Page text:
Overall, the Sony KDL-46BX420 ($899 MSRP) isn't a bad television set. Not only does it have great picture performance, but it isn't overly-complicated by features that would probably never get used, or only serve as a frustration. The lack of input ports may be an issue for some users, though, but it's fairly obvious that this TV was not designed with the high-end user in mind.
No Internet or network features.
While competing entry-level models are beginning to offer bonus features such as wireless Internet access, Internet apps and sometimes even 3D, Sony sticks to its guns with the KDL-40BX420 by focusing on a superior picture, decent sound and a user-friendly interface in an attractive package. Light but well-constructed, this TV should be an easy fit in just about any room in the house. We recommend this set for anyone who prioritizes picture quality over bells and whistles.
Panel type: New NeoPDP 2009 screen Resolution: 1080p (standard) / 1920×1080 (exact) Contrast ratio: 40,000:1 (native) / 2,000,000:1 (dynamic) Shades of gradation: 6144 THX certified: NO Anti-glare filter: New Anti-Refective Filter 24p cinema mode: NO 54? - Panasonic TC-P54S1 - 50? - Panasonic TC-P50S1 - 46? - Panasonic TC-P46S1 - 42? - Panasonic TC-P42S1 - (the model reviewed here)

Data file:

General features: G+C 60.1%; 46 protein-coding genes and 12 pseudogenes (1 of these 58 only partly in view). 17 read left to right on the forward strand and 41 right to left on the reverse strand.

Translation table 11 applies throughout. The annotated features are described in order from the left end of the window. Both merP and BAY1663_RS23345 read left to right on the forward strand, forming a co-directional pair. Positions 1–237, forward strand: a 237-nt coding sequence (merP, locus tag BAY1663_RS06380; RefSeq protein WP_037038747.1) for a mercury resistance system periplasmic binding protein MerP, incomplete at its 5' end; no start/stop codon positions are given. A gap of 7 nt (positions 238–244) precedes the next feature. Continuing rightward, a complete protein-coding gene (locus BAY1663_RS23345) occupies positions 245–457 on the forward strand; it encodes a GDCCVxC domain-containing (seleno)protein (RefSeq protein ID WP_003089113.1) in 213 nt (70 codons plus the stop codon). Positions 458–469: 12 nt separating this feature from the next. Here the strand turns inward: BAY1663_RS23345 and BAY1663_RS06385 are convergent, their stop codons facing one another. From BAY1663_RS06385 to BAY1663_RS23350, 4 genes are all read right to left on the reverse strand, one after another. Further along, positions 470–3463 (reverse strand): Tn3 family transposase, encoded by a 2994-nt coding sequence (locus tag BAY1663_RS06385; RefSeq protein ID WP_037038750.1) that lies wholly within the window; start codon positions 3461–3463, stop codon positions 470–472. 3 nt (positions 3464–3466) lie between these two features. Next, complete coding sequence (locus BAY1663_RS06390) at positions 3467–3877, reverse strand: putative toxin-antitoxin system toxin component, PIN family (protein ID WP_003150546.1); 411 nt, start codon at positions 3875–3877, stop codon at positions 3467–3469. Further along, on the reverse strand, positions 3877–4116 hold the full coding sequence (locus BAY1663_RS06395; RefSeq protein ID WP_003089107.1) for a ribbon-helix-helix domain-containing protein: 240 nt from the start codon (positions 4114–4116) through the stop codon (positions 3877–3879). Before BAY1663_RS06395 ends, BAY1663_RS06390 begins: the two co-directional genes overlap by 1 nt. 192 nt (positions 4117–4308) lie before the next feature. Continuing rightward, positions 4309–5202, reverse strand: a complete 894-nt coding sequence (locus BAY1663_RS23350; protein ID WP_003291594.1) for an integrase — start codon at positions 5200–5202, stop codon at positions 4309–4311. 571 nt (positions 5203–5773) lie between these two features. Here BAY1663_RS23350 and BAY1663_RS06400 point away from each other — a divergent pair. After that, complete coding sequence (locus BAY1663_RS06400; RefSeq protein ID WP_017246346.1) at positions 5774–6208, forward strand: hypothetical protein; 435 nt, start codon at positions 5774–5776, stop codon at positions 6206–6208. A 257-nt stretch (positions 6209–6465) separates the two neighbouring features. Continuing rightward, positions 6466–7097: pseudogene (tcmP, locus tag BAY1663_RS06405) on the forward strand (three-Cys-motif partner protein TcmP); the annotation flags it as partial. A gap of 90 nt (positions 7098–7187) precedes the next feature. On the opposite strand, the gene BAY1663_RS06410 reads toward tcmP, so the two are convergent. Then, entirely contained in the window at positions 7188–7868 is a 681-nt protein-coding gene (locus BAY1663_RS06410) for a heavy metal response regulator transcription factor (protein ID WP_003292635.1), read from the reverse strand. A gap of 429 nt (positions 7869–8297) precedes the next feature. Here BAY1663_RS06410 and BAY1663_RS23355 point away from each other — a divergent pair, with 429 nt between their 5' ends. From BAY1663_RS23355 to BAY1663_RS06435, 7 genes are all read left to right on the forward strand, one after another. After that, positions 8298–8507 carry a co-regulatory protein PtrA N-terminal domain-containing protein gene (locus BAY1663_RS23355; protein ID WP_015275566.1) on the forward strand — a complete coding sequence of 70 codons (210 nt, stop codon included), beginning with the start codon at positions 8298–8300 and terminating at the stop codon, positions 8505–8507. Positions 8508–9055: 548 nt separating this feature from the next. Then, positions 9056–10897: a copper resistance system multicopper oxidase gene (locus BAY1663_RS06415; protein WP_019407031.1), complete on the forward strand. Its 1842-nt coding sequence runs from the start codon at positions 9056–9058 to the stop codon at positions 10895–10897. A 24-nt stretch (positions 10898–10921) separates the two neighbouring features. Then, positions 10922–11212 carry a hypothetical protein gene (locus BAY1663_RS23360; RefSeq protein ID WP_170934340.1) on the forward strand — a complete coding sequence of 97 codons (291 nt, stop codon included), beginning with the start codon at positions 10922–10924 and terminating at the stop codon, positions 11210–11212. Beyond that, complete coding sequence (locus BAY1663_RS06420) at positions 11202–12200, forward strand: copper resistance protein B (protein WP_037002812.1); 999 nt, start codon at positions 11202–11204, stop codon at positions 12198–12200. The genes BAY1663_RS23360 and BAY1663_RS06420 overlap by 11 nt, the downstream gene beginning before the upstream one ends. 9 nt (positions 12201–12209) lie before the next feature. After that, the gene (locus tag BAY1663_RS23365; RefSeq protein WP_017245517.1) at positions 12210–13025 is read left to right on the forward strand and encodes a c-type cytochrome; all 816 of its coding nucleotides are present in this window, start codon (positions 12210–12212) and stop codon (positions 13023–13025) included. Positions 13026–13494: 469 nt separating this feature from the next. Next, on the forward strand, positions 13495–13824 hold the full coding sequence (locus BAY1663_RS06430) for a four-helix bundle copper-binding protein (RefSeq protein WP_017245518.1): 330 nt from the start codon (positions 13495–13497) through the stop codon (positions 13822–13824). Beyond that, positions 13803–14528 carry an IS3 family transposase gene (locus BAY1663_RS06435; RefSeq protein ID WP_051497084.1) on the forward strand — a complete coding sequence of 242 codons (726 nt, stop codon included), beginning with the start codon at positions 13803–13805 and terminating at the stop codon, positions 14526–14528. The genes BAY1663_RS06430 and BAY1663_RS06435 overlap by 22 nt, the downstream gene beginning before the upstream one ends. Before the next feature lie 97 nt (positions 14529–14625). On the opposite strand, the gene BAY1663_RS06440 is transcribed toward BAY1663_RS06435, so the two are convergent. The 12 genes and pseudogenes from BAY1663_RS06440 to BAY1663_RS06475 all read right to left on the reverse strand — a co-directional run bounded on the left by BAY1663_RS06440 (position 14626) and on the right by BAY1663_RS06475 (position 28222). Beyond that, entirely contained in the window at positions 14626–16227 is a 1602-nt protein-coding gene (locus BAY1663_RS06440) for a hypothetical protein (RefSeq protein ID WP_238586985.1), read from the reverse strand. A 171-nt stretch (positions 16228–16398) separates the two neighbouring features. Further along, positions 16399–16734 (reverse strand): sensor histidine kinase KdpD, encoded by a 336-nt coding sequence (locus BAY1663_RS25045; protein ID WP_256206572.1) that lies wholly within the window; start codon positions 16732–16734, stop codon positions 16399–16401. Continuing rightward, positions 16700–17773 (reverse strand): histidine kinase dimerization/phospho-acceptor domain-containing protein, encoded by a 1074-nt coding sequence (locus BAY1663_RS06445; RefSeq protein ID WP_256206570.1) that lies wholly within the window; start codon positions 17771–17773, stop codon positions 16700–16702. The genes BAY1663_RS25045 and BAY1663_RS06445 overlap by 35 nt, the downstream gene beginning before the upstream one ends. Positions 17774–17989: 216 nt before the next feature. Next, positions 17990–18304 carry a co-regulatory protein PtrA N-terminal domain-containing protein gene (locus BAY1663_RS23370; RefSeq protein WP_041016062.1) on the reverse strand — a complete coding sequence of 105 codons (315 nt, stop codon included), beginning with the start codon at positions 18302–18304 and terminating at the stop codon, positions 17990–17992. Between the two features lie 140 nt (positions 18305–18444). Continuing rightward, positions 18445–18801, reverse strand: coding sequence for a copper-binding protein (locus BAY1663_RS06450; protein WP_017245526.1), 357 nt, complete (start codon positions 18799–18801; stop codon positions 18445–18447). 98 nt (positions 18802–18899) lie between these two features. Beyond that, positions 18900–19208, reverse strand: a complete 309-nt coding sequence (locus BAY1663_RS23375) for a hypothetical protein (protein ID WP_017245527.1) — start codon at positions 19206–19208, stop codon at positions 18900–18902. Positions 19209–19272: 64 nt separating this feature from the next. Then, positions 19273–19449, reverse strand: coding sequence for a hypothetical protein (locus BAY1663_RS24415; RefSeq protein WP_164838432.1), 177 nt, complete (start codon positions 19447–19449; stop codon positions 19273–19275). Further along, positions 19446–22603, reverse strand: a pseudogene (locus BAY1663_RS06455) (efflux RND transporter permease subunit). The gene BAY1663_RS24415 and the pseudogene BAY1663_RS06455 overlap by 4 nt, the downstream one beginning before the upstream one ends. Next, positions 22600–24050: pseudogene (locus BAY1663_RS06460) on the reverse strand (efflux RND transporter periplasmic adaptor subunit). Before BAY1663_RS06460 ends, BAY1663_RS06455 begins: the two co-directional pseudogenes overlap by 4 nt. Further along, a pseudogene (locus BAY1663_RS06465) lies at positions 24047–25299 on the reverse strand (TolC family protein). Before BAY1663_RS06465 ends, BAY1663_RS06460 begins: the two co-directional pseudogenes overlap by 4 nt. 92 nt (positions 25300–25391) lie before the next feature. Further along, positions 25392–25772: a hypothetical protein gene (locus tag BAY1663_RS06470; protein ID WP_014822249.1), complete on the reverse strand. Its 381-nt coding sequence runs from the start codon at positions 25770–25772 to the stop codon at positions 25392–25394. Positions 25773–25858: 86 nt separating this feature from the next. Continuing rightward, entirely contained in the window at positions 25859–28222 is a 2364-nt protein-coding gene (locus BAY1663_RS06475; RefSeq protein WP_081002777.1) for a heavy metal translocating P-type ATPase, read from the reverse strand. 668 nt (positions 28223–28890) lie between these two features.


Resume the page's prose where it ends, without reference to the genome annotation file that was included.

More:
The picture and sound both look and sound great
This is a little short in the features department, but thereâ??s still a lot to like here. The picture and sound both look and sound greatâ??itâ??s hard not to with 1080p video at a higher refresh rate than some might be used to back in the 60 Hz cycle days as well as speakers with plenty of SRS augmentationâ??and there are more than enough ports here for your newest gear. Older gear will get short shrift here, but thatâ??s really to be expected given the nature of the system.
The Sony KDL-46HX800 ($2699 MSRP) is a 3D-ready TV. What does 3D ready mean, you ask. In short, it means you have to buy more accessories. Not just the glasses, which run $150 a pop. You also have a buy a '3D Sync Transmitter' for $50, which sits on top of the TV like an Wii sensor bar. You can't just ask the KDL-46HX800 for 3D, you have to beg for it.